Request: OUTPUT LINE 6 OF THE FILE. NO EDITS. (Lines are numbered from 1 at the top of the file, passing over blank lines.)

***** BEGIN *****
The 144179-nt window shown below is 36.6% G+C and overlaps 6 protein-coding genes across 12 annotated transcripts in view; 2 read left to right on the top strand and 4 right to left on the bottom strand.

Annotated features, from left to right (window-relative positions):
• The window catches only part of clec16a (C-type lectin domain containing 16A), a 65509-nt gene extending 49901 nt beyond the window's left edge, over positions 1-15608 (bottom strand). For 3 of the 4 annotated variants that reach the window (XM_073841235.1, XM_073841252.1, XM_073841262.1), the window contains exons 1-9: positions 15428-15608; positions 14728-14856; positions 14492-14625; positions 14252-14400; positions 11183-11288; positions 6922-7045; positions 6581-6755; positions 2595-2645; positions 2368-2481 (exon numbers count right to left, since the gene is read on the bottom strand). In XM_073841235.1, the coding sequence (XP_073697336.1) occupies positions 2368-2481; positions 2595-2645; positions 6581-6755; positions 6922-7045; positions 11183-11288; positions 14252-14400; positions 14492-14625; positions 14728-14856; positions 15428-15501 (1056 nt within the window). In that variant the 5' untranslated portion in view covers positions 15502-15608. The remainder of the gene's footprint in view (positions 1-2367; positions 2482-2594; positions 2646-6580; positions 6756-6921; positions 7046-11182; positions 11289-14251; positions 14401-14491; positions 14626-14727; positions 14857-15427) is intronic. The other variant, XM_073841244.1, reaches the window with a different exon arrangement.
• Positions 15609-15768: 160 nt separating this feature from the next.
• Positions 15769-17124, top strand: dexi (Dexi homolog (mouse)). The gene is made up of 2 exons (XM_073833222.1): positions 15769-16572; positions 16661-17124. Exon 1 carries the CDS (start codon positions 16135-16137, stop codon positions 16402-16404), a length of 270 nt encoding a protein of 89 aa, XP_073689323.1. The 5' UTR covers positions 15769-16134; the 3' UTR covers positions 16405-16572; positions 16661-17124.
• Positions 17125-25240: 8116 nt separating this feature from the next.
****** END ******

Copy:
• Positions 17125-25240: 8116 nt separating this feature from the next.